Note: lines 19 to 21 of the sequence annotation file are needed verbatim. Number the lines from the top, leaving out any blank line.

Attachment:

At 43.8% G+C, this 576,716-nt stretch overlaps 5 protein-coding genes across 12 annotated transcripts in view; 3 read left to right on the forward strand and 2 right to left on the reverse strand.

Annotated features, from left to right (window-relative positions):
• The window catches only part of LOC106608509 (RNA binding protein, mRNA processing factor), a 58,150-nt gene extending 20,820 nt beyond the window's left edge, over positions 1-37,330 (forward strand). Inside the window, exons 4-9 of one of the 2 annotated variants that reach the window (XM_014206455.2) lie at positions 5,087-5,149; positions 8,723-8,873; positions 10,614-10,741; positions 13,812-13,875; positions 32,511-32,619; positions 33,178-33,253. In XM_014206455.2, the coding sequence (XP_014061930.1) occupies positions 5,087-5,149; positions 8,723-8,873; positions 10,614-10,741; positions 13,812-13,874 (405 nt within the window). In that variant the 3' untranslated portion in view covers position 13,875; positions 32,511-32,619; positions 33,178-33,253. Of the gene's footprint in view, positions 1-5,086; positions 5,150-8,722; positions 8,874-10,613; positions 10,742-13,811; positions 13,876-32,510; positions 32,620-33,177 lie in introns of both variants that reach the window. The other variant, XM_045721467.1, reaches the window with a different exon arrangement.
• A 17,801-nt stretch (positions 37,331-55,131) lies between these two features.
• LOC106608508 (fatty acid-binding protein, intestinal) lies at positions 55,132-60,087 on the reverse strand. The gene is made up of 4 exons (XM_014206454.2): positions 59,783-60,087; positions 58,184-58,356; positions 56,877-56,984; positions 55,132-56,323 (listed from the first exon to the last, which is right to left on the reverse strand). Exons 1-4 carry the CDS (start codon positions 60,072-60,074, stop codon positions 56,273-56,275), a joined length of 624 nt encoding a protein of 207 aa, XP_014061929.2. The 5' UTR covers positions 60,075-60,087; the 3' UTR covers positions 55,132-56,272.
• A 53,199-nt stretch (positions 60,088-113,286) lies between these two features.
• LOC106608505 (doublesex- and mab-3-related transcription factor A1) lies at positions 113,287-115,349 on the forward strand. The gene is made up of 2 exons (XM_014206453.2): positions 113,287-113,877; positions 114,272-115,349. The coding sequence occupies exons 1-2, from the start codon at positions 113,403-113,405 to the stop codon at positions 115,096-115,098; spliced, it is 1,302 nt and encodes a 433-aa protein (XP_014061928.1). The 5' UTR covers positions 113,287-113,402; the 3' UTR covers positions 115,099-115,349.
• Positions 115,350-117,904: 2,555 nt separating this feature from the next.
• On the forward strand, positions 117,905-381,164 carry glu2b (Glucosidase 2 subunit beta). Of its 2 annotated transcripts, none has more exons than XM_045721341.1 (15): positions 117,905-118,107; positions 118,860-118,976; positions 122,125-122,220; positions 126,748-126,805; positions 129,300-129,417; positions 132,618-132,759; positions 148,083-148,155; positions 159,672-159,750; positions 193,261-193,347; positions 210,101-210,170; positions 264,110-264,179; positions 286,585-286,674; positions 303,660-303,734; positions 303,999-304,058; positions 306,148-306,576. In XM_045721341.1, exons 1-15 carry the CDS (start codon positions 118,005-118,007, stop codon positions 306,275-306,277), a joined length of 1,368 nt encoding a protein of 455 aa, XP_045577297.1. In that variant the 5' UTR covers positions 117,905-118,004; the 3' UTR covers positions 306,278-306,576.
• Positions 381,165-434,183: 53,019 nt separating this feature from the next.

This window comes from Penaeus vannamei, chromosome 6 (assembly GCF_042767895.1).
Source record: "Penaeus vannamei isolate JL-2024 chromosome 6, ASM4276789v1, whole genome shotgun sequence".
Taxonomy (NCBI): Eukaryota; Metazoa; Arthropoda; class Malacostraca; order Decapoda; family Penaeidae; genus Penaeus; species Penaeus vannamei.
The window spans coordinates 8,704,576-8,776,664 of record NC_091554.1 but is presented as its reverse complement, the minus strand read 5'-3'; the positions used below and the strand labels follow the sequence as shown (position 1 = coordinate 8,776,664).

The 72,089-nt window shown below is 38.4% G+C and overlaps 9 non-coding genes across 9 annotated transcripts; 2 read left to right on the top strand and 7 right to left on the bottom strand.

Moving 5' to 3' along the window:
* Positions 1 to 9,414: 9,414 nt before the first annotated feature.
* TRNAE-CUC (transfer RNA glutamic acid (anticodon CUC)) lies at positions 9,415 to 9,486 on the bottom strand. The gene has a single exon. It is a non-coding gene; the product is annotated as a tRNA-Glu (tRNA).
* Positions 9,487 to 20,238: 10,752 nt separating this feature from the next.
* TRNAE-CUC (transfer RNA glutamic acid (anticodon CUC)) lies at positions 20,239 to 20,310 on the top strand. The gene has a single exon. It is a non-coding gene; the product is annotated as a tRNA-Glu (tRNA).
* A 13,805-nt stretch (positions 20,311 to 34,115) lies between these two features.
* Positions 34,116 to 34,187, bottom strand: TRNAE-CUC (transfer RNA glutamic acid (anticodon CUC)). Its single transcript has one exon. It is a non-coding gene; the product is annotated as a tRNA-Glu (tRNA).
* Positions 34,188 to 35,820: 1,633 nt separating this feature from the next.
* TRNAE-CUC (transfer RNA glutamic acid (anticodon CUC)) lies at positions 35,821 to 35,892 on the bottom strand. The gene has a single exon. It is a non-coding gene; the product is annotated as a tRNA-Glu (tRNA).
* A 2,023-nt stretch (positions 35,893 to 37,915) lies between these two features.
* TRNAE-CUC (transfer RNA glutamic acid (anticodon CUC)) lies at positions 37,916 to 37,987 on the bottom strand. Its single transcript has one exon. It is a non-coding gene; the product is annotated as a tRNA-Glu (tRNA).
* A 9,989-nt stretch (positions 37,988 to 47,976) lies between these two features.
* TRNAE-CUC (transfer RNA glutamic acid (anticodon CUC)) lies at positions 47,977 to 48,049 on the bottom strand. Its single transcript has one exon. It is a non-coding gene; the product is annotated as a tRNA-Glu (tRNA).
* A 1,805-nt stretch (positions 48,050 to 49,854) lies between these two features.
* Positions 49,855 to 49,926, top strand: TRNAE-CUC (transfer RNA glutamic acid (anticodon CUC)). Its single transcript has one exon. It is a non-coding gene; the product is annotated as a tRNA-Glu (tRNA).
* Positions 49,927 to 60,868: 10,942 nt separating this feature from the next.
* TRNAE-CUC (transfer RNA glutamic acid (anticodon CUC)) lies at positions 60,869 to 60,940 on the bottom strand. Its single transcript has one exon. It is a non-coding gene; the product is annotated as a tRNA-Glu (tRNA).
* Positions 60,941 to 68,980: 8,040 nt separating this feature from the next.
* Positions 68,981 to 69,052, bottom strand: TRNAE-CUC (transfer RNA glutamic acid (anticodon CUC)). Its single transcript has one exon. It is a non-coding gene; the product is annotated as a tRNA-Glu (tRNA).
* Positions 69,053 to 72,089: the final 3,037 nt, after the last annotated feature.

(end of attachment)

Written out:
* Positions 9,487 to 20,238: 10,752 nt separating this feature from the next.
* TRNAE-CUC (transfer RNA glutamic acid (anticodon CUC)) lies at positions 20,239 to 20,310 on the top strand. The gene has a single exon. It is a non-coding gene; the product is annotated as a tRNA-Glu (tRNA).
* A 13,805-nt stretch (positions 20,311 to 34,115) lies between these two features.